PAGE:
It is a business and economic fundamental that a market is considered to be in equilibrium if the forces of demand balance with the forces of supply. The two most important concepts are quantity and price. Quantity refers to the number of commodities that are being sold and bought. The price is simply the value of a commodity. In an ideal market, suppliers deliver their commodities at a price that the buyers will accept. The important point is that the price and the quantity of the commodity supplied and demanded in this type of market should be the same. That is when it is said that the market is in equilibrium and thus perfect (Pershing 12).
On the other hand, in reality, markets are defective which often leads to a disparity linking the availing of commodities and their subsequent purchase. Often there are instances in which many commodities are supplied to the market at a value which the buyers cannot clear the stock. This may cause what is referred to as active deliberations where the market is shaped over time. Alternatively, the quantity demanded of a commodity may be over and above the volume supplied. In this scenario, the price will rise while the commodity becomes scarce.
Basically, demand refers to the number of commodities and their prices that the buyers in the market are willing and able to purchase at any particular point in time. This means that the supplier or rather the seller has to meet the required orders and sell them at a price asked for by the buyers. This concept is inferred from the aspect of time, that is, fluctuates from time to time. For demand to match the supply then the suppliers must have the capacity to provide what is needed.
Capacity, with regard to demand, means the ability of the suppliers to avail the number of commodities at the prices set by the buyers. The ability of the sellers to meet these requirements is dependent on several factors. For example, some commodities are fragile, perishable, or simply out of reach. There is also a hidden constraint of time whereby getting the commodities to the market may take longer than expected causing the demand to rise and hence the prices.
Another capacity determinant is the level of the human resource in both the manufacturing and distribution stages of any given commodity. The smaller the number of workers in the manufacturing stage and the lesser their skills, the poorer the quality and the smaller the quantity of the commodities they produce notwithstanding the technology they employ. Capital for the sellers to purchase and avail the commodities may also affect the capacity to meet the market demand.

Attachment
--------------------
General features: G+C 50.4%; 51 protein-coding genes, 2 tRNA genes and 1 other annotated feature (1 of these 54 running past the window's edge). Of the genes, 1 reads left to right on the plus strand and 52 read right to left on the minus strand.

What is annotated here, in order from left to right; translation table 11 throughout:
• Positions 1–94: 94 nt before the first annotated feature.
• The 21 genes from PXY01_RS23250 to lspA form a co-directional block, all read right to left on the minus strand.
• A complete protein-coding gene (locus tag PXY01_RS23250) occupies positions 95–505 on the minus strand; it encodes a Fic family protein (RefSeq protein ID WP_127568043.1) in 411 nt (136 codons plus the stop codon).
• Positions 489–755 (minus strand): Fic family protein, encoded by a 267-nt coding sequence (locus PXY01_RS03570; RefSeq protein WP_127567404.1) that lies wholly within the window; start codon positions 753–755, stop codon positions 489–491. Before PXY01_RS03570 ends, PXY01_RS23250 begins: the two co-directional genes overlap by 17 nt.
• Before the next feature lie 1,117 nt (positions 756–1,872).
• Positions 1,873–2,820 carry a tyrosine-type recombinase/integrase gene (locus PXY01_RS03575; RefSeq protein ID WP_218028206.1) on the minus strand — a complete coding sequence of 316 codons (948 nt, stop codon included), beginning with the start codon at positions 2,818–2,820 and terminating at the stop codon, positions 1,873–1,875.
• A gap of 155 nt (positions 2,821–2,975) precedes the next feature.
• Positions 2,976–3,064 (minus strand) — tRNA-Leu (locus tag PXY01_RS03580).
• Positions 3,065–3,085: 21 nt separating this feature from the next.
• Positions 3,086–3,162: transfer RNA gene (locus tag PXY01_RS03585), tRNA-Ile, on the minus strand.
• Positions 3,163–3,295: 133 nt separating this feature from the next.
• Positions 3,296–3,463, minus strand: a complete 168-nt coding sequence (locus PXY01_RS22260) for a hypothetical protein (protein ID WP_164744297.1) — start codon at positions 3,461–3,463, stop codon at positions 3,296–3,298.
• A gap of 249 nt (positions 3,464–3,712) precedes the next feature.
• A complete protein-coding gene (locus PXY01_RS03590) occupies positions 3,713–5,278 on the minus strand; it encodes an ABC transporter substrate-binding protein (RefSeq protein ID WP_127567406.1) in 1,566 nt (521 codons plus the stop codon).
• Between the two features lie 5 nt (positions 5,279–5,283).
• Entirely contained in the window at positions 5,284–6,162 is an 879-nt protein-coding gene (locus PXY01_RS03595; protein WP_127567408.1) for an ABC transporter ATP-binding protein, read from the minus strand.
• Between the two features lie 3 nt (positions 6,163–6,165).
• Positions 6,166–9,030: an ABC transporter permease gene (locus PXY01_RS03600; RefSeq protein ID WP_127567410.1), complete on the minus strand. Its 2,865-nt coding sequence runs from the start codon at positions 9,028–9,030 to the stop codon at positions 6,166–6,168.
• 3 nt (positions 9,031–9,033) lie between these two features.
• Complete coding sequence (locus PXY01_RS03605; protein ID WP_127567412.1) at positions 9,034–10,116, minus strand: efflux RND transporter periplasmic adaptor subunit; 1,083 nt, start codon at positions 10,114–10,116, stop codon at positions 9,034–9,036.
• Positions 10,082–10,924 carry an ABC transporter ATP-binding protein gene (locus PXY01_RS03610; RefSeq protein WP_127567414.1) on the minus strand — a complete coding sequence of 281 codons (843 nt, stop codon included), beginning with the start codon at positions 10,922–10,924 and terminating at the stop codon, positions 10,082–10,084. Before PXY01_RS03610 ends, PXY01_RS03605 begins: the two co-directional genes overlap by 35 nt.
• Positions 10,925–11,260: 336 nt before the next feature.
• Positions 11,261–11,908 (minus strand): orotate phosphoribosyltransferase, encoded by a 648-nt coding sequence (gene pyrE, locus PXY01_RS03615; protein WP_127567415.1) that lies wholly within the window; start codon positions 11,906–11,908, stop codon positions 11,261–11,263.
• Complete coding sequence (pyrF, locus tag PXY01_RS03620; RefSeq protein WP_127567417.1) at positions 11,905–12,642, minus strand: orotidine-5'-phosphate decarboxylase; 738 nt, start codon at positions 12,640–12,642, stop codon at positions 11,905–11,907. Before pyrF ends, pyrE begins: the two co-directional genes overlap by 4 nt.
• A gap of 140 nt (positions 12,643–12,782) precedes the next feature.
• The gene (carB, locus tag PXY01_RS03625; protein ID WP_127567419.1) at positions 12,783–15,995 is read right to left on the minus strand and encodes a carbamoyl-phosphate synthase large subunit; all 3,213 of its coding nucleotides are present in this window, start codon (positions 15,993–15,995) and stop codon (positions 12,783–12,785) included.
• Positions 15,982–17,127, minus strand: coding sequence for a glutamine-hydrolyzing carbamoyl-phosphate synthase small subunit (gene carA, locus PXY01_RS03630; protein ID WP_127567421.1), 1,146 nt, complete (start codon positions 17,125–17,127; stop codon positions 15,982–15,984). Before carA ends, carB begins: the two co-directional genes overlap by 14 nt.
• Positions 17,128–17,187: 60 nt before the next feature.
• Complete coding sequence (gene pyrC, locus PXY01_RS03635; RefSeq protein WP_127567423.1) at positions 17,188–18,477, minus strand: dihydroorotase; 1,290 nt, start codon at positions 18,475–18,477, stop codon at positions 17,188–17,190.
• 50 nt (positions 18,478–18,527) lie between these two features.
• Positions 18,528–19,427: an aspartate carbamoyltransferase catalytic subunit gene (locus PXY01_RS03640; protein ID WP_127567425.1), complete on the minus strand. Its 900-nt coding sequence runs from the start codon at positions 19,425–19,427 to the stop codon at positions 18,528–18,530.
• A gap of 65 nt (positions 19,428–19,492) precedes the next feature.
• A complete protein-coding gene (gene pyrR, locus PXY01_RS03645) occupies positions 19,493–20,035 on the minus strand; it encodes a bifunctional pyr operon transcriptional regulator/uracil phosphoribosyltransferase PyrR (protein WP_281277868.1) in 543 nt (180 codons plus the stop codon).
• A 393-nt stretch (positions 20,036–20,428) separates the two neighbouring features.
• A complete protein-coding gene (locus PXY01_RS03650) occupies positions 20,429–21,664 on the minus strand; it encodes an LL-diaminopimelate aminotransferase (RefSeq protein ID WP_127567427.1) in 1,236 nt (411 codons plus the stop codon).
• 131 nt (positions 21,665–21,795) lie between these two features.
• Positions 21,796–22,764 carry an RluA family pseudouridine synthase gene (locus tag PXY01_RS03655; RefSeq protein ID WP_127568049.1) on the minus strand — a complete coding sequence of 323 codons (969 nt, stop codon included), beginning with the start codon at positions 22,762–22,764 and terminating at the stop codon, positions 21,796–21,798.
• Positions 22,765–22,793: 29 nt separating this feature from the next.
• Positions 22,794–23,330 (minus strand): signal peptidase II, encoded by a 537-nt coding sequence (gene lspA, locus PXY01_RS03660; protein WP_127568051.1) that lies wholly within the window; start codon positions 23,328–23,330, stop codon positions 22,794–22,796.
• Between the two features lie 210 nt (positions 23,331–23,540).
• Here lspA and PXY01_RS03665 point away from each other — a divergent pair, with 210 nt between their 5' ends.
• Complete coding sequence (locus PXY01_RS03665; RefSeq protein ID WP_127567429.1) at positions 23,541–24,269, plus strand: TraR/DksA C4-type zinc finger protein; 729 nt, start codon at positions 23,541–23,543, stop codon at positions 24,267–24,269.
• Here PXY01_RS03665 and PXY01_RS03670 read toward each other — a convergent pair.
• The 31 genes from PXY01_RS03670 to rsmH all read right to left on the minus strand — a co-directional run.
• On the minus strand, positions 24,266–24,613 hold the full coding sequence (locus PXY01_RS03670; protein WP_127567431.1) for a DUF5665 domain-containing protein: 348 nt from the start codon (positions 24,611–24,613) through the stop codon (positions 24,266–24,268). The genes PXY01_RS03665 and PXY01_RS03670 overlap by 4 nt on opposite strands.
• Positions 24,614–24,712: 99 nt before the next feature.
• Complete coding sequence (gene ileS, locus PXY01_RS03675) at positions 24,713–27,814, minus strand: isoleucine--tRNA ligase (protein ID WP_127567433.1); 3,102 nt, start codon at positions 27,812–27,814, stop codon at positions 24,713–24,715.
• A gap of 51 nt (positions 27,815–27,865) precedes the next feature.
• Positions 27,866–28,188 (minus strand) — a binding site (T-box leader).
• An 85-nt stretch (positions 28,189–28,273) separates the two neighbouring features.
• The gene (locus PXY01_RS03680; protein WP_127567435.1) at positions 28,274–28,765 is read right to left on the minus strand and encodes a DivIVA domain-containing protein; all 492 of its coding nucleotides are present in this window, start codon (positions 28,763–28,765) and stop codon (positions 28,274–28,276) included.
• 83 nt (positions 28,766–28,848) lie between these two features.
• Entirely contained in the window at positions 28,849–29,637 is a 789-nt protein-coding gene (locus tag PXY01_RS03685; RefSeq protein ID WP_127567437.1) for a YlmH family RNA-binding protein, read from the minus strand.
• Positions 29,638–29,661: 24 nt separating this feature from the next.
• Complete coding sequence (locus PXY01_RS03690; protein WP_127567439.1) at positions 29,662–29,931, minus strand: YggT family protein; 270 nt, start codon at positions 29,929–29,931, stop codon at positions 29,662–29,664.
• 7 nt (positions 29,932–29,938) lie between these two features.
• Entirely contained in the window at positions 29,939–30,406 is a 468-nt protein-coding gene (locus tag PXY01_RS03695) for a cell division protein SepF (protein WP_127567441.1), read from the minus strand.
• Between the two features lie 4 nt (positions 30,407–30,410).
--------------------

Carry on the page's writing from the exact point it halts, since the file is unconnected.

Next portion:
A mismatch can be corrected either by altering the capacity to suit the demand or by changing the demand to equal the capacity. The latter can be achieved by putting in place a demand management strategy. One of the strategies involves the firms altering the prices of the commodities to make the most of their income. Another strategy that firms use is to make their production activities match the fluctuations in demand such that when the demand is high, they increase their production (Brown, Blackmon and Cousins 186).
Alternatively, the firms can maintain a regular quantity of commodities that they supply to the market. With this, there is a steady quantity supplied regardless of the demanded quantity. Furthermore, the firms can always strive to equate the quantities demanded with the supplied. This is referred to as trail demand because the firms follow the demand pattern by supplying at that level.
Brown, Steve, Blackmon Kate and Cousins Paul. Operations management: policy, practice and performance improvement. New York: Butterworth-Heinemann, 2001.
Pershing, Janet L. Mismatches between supply and demand. Minneapolis: Metropolitan Council of the Twin Cities Area, 2009.